Dartmouth researchers were awarded $8.9 million during February, including $3.8 million in new and competing awards. Here, Vox spotlights some of the investigators and their work.
|Elsa Garmire (Photo by Doug Fraser)|
What: "There are now four billion cell phones globally, with more than half of those in countries that have not yet reached economic maturity," notes Garmire. "Partnering with students at the Advanced Information Technology Institute at the Kofi Annan Center for Excellence in Accra, Ghana, Thayer students will work to identify new applications for cell phones in developing countries."
Inspiration: Garmire says the project was inspired by mPedigree, an organization co-founded by Thayer Ph.D. candidate Ashifi Gogo, which seeks to use cell phones to validate the authenticity of pharmaceuticals.
Global learning: "The project will assist both Thayer and Ghanaian students in going beyond pure technology into innovation, learning entrepreneurship and business skills as key competencies," says Garmire.
|Ryan Halter (Photo by Joseph Mehling '69)|
Why: "Prostate cancer surgery aims to remove all tumor cells from the body," Halter notes. "Unfortunately, small islands of cancer cells are occasionally left behind." This requires additional treatment including radiation and chemotherapy. Halter and his team are working to develop an instrument that could help surgeons better identify the boundaries between cancerous and healthy tissue during prostate surgery.
Out of the lab: Halter's research group has spent two years documenting significant differences in the electrical properties of malignant and benign prostate, using excised tissue samples. "With this project, we start translating our laboratory experience to the clinical arena," he says. The long-term hope: reducing how much additional therapy men with prostate cancer undergo.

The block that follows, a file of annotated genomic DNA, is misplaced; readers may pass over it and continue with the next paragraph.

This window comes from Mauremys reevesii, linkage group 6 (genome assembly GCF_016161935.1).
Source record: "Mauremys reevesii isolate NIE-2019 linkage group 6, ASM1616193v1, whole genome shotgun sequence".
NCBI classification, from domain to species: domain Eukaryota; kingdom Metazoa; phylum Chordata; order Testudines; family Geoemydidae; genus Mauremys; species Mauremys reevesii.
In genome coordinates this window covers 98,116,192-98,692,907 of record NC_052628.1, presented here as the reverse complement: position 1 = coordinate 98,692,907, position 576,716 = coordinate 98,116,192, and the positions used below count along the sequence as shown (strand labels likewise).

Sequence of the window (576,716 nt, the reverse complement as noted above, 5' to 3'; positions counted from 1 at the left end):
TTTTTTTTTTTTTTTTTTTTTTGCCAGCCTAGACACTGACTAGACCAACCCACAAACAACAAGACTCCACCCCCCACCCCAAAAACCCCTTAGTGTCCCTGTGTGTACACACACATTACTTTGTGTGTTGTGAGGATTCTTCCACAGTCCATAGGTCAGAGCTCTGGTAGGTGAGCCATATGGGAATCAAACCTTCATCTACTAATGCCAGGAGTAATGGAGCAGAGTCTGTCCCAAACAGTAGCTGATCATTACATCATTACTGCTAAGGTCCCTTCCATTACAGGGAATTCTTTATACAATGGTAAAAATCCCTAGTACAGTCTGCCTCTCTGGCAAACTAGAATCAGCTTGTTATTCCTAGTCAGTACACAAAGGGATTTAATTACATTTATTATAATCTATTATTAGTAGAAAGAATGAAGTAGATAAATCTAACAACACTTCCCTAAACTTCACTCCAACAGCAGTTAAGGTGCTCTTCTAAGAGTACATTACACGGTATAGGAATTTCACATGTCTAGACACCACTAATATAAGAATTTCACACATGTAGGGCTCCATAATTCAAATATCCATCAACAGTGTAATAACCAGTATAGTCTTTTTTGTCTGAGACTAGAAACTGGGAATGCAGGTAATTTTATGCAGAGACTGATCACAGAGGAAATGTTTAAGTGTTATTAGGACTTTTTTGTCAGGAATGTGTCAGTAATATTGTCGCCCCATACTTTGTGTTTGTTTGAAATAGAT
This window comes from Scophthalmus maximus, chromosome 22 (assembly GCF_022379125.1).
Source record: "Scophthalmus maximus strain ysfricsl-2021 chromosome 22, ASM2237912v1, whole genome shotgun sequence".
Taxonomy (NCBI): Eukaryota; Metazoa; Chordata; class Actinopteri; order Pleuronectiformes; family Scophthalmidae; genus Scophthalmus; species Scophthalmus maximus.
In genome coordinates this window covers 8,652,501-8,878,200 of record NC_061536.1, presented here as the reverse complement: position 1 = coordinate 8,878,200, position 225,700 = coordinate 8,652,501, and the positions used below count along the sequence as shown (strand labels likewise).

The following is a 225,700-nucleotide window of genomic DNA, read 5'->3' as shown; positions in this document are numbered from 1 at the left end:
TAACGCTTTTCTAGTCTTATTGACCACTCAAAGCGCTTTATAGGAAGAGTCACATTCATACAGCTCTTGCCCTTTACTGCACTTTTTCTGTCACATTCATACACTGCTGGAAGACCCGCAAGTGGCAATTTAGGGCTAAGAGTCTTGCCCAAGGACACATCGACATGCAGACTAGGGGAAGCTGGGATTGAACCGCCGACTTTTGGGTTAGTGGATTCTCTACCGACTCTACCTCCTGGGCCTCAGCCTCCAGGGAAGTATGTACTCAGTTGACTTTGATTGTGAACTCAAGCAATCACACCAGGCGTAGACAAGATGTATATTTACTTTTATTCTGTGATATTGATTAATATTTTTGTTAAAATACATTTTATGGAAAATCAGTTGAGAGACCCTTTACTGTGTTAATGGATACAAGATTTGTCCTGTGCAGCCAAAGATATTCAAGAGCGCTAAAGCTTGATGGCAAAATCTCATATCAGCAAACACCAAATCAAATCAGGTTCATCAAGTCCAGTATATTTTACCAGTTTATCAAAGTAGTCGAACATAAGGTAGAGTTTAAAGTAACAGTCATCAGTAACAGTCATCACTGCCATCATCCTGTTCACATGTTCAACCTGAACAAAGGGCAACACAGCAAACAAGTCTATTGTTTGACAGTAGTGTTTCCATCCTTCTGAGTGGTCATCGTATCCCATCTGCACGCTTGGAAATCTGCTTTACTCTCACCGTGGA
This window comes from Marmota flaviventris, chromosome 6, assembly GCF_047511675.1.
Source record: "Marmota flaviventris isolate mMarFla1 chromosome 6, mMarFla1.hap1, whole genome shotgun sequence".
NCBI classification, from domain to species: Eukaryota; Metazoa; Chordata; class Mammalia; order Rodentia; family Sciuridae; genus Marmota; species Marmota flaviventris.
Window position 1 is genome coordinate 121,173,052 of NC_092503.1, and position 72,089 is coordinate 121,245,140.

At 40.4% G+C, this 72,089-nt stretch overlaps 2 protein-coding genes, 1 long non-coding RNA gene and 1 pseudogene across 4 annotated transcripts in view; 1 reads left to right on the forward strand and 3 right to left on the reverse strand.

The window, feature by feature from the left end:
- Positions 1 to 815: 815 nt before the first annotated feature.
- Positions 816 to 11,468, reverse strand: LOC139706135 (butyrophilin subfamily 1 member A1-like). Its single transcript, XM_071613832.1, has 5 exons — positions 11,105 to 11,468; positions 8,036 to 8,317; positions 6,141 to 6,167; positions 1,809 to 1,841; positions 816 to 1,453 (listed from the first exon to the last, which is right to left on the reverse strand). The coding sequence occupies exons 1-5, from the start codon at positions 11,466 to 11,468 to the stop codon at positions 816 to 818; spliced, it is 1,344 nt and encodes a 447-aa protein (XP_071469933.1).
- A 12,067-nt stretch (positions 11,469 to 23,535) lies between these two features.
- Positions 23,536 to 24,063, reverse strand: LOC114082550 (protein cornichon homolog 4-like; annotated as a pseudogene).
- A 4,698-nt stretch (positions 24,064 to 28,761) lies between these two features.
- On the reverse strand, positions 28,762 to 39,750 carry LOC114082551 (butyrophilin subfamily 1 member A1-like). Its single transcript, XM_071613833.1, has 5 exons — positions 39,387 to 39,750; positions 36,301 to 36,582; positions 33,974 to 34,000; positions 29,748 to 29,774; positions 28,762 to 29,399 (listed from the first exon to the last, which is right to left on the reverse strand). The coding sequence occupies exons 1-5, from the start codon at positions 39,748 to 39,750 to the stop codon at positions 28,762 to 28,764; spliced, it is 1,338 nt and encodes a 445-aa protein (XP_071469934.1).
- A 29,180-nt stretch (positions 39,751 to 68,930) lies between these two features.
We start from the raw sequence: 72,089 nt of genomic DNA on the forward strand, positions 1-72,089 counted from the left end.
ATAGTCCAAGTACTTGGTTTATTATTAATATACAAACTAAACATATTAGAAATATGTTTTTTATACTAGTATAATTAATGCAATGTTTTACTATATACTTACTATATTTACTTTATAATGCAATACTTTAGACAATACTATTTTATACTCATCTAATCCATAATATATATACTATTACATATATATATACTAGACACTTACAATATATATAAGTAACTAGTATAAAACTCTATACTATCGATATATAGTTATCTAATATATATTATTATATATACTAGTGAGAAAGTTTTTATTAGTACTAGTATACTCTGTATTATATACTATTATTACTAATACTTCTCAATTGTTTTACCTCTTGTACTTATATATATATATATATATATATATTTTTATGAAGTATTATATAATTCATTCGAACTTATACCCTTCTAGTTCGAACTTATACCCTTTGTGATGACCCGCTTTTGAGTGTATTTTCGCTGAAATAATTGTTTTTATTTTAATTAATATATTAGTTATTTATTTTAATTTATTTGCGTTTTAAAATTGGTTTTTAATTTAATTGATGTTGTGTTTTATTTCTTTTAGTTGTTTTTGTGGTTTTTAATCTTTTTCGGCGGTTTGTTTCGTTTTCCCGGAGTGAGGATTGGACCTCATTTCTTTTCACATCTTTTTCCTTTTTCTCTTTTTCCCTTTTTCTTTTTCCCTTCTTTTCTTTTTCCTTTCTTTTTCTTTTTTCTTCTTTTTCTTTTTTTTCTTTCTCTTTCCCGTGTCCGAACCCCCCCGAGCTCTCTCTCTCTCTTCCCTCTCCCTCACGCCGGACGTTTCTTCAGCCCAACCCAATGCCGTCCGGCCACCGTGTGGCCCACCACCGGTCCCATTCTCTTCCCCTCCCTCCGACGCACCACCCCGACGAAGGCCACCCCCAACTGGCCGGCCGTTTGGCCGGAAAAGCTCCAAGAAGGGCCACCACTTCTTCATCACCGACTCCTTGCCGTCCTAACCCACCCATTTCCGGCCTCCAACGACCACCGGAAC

Teamwork: Collaborators on this project include Alex Hartov, professor of engineering at Thayer School of Engineering, as well as Dr. John Heaney, professor of surgery, and Dr. Alan Schned, professor of pathology, at DHMC. Researchers at the funding source, Intuitive Surgical Inc., are also supporting the effort.
|Yolanda Sanchez (Photo by Mark Washburn)|
Why: "About 1 in 3,500 people have a mutation in the NF1 gene that leads to neurofibromatosis, a disorder that predisposes individuals to develop cancers associated with nerves and bone abnormalities," Sanchez explains. Right now, there is no effective way to treat those tumors. "The project's initial goal," she says, "is to identify molecules with the potential to be developed, in the long term, as the basis for cancer therapeutics."
New possibilities: "This award represents a new direction for the laboratory," says Sanchez. "It is an exciting collaboration with chemists, clinicians, and individuals who have developed animal models of this disease."
A growing team: "Our major collaborator is Dr. Nancy Ratner at Children's Hospital in Cincinnati, Ohio" Sanchez notes, "and we are building new collaborations both here at Dartmouth and in Cincinnati based on our preliminary findings."
Richard Waddell (Photo by Joseph Mehling '69)
University of Massachusetts Medical Center
New England AIDS Education and Training Center
What: "This grant provides funding for the AIDS Education and Training Center (AETC) for New Hampshire," says Waddell. "It supports training of health care professionals throughout the state on issues related to HIV/AIDS prevention, care, and treatment."
An expanding commitment: "This funding makes it possible to build on our long-term training programs in HIV/AIDS, and to expand and complement them," Waddell says. "For example, it supports 'special emphasis' training that focuses on new guidelines from the Centers for Disease Control on HIV testing and prevention outreach to Native American population groups."
Teamwork: Dr. Ford von Reyn, the grant's co-investigator, is the AETC's medical director. In addition to DHMC and Dartmouth faculty, the New Hampshire AETC collaborates with the NH Dental Society, the NH Society of Health-System Pharmacists, regional hospitals, AIDS service organizations, and Wijokadoak, an Abenaki cultural preservation group.
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Last Updated: 3/30/09